Ernie Banks’ family says caretaker of baseball legend coerced him into signing new will

Mr Banks’ death certificate says dementia was a significant factor in his death

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The Independent US

Less than a month after the death of baseball legend Ernie Banks, his family is locked in a battle with a former caretaker over Mr Banks’ estate, all of which was left to the caretaker.

The family says the caretaker, Regina Rica, coerced Mr Banks into signing a new will three months before he died, CNN reported. Authorities said dementia was a significant factor in Mr Banks’ death from a heart attack on 23 January. Ms Rice has denied any wrongdoing.

“Our family thought that Ms Rice was helping our father and watching over him while he was in Chicago,” son Joey Banks said in a statement through the family attorney. “However, we have learned that she had him sign a power of attorney, a health care directive and a will giving everything to Ms Rice.”

Another son, Jerry Banks, said Ms Rice made it difficult for the family to speak directly to his father, often acting as an intermediary. The family attorney said the family did not know about the new will until after Mr Banks died, adding that they plan to fight for the estate.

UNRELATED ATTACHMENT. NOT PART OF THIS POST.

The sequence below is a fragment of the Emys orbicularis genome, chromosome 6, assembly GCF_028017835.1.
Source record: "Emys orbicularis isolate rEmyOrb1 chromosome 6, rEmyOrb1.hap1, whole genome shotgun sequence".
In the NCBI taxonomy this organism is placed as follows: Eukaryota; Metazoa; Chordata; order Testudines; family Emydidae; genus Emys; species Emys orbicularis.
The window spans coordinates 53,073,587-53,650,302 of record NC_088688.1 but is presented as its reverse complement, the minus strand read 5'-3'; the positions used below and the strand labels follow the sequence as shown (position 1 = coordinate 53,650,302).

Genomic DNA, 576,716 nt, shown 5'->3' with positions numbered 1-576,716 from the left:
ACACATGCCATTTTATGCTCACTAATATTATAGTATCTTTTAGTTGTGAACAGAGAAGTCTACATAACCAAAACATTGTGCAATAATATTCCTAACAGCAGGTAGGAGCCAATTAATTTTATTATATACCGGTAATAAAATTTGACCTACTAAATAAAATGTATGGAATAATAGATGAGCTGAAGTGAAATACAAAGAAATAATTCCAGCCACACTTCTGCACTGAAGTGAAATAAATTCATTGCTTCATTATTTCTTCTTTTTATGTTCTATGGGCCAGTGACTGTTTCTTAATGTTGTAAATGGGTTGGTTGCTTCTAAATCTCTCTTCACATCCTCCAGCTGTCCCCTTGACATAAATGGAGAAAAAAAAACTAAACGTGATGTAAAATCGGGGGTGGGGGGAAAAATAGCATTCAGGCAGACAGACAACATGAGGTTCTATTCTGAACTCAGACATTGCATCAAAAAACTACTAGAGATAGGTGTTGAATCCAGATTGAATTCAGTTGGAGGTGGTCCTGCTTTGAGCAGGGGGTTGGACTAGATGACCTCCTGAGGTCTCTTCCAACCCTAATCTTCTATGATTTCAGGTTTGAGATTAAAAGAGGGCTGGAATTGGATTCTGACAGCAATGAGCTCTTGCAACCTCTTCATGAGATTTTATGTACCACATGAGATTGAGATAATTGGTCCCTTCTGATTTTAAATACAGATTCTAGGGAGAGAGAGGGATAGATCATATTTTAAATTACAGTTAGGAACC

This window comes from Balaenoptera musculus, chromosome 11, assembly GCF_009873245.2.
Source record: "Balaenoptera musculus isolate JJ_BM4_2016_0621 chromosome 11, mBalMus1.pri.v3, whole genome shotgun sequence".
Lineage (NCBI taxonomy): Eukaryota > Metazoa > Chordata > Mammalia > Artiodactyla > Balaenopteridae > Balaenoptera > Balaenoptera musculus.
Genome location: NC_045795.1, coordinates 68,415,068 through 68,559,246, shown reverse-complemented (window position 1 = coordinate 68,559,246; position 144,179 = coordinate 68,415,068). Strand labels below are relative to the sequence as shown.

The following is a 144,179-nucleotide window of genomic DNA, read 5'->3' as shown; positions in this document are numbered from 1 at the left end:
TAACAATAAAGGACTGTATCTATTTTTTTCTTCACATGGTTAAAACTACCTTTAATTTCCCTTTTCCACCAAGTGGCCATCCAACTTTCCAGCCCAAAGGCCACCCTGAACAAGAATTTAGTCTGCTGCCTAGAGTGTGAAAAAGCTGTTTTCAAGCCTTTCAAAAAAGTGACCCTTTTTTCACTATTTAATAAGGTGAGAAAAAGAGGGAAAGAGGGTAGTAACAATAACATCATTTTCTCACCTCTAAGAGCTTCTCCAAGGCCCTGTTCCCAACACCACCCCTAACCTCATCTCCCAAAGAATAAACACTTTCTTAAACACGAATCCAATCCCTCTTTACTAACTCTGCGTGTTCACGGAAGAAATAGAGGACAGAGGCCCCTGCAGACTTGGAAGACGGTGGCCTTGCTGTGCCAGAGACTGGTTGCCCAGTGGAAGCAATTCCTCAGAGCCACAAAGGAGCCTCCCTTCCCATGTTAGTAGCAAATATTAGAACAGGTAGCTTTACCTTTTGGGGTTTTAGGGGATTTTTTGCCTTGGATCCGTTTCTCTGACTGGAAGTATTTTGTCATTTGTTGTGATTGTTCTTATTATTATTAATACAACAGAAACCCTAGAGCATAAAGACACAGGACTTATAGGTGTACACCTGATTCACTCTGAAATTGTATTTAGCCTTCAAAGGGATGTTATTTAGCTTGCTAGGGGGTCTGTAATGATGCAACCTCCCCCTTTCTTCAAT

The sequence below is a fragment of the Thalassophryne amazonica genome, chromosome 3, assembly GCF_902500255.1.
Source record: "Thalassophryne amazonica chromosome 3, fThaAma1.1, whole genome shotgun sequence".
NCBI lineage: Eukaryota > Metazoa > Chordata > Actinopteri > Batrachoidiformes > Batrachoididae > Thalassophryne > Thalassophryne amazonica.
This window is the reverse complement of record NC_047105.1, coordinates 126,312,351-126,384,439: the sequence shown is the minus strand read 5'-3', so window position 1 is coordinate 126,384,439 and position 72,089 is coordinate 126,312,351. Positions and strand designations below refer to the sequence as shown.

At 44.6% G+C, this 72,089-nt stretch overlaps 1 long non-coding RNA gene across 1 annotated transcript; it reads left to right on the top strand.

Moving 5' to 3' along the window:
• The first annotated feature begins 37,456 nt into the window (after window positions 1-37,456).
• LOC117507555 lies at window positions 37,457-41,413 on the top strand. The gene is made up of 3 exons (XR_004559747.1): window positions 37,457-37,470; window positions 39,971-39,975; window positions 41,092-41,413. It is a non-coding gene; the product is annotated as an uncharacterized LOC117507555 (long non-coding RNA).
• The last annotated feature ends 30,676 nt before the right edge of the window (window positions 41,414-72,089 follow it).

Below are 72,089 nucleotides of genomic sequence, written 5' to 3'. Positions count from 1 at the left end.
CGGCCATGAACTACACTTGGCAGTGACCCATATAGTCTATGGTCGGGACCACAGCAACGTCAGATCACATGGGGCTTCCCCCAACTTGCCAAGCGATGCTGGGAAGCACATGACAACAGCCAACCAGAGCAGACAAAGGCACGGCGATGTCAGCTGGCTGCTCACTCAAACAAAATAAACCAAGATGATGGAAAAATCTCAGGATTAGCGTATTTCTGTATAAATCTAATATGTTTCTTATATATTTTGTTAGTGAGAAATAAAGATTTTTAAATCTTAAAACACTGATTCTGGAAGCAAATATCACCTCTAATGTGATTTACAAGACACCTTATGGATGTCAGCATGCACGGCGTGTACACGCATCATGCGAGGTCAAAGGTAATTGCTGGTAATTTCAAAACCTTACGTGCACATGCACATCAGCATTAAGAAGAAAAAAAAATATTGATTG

“Ernie was an intricate part of my life for over 12years,” Ms Rice said in a statement. “Ernie trusted me to carry out his wishes, some during his lifetime and others after his life. He made me promise to adhere to his wishes and I am determined to do just that.”

Mr Banks, who was 83 when he died, is remembered as one of the best baseball players who ever lived. He began playing in the Negro Leagues before making it to the highest level with the Chicago Cubs, often referred to by his nickname “Mr Cub.”

In 2013, President Barack Obama awarded Mr Banks with the Presidential Medal of Freedom, the highest civilian honour in the US.


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